Thursday, November 4, 2010

Sustainable Bonds Hope to Help Fix the Planet

Sustainable Bonds Hope to Help Fix the Planet -

SINGAPORE — Financial experts may debate how much it would cost to shift the world to a low carbon economy, but they agree on one thing: the amount would be phenomenal. The International Energy Agency in Paris, for example, has estimated that it would take $46 trillion in additional clean-technology investments over the next 40 years to halve carbon emissions by 2050.

...Today, funds mobilized to address climate change are primarily coming from the private sector. While there is also some public investment, there remains a clear gap between what is needed to deal with climate change and what is available. How to close that gap has become a subject of intense debate.

For Ben Caldecott, head of the British and European Union policy department at Climate Change Capital, a London-based environmental investment manager, the answer is clear. “The only pool of capital deep enough to finance our low carbon transition is that held by institutional investors and players in the debt capital markets,” Mr. Caldecott said. “New green bonds are a way of accessing this pool of money.”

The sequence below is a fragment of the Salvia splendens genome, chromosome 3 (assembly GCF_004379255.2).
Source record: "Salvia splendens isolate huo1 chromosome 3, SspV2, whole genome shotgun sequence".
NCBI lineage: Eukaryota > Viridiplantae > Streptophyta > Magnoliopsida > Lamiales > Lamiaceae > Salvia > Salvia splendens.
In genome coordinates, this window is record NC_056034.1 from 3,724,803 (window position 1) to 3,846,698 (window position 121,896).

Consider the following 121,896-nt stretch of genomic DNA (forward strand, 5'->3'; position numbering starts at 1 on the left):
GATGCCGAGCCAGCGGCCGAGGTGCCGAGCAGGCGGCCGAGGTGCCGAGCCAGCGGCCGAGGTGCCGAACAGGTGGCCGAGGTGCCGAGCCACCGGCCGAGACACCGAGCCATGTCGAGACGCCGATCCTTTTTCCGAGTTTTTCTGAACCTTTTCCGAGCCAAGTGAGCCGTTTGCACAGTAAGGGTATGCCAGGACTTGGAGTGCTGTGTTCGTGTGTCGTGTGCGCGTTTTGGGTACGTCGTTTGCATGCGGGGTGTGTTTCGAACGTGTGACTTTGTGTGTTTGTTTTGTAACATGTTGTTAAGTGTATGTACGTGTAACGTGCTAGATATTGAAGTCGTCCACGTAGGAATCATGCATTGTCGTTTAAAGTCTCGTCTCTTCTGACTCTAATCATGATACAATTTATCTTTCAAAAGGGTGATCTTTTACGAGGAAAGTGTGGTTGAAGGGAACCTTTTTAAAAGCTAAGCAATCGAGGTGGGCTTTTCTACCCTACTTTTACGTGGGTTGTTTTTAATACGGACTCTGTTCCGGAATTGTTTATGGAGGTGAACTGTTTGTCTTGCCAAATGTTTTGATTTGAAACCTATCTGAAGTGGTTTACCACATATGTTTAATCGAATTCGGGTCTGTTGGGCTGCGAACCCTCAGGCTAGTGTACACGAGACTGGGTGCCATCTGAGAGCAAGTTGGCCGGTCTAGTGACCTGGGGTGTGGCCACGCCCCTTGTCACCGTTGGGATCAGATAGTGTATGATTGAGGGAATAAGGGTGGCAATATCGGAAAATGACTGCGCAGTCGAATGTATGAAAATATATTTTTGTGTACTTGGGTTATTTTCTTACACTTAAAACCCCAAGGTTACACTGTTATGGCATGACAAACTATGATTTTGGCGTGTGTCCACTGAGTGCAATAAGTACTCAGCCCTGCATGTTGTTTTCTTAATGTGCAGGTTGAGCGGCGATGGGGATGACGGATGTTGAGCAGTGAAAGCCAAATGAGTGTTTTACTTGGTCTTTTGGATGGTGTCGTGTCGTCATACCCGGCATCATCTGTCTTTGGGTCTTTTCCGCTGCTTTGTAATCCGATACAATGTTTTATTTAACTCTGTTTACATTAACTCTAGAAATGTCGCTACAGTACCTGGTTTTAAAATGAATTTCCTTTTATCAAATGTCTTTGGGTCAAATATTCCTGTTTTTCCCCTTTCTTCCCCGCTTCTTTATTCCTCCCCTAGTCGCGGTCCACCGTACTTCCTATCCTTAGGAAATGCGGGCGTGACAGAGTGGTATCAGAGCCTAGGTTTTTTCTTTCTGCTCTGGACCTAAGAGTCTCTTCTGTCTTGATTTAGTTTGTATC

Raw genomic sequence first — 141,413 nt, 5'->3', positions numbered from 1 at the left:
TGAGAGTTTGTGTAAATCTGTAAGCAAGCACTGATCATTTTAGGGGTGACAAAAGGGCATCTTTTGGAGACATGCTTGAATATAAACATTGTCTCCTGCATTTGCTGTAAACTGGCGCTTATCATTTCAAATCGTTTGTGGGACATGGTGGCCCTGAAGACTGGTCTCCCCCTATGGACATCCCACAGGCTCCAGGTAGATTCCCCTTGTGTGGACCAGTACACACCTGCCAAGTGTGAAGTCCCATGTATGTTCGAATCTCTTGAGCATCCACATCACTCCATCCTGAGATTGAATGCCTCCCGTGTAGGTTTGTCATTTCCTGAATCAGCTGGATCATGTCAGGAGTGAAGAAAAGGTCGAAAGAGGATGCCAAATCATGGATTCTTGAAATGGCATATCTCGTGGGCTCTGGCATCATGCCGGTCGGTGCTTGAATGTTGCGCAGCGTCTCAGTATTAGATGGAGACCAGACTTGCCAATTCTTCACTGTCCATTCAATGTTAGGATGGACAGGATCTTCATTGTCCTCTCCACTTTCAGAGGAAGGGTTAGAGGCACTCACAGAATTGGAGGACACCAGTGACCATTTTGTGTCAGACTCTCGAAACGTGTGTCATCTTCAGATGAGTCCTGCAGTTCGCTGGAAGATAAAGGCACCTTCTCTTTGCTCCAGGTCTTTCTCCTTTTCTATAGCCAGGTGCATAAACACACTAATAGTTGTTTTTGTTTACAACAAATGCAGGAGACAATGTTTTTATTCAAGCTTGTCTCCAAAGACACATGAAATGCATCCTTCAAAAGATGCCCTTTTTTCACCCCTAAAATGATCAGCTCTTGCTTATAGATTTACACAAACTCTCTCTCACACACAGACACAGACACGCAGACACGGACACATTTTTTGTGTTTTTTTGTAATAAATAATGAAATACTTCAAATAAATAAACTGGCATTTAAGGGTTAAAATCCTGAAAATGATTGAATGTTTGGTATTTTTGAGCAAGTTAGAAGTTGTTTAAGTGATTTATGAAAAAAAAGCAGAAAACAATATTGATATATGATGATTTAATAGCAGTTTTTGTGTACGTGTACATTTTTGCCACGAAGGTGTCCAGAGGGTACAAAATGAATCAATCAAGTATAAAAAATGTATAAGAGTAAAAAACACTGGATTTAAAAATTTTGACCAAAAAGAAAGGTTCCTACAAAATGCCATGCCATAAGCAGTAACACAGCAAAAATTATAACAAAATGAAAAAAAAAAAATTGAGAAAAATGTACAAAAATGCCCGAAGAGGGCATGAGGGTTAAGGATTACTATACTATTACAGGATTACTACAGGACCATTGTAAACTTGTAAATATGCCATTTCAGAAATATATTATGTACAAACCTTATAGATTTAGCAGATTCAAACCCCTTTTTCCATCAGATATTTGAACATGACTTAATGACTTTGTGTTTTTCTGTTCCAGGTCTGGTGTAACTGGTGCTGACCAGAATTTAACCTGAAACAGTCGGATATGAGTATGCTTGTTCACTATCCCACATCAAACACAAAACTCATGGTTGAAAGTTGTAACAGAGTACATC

But, he cautioned: “Investors want to see a liquid market in long-dated asset-backed bonds that are investment grade and those criteria have yet to be met for green bonds. The market will buy these new debt products, but for this to happen at scale we need to create a liquid market first. It’s a bit of a chicken-and-egg story.”

Sean Kidney, chairman and co-founder of the Climate Bonds Initiative — an international network that advocates raising money through the bond market for climate protection projects — argues that “themed” bonds have long been a way to raise large sums of money for specific purposes.

For example, “the U.S. civil war was financed with war bonds,” Mr. Kidney told delegates at a carbon conference in Singapore last week. “Although these war bonds were targeted at retail investors, most of the money raised came from institutional investors.”

The retail investors’ campaign served to engage the population, creating political pressures that drew in the institutions, Mr. Kidney said, suggesting that themed climate change bonds could be used in a similar way to mobilize retail and institutional investors on the issue.

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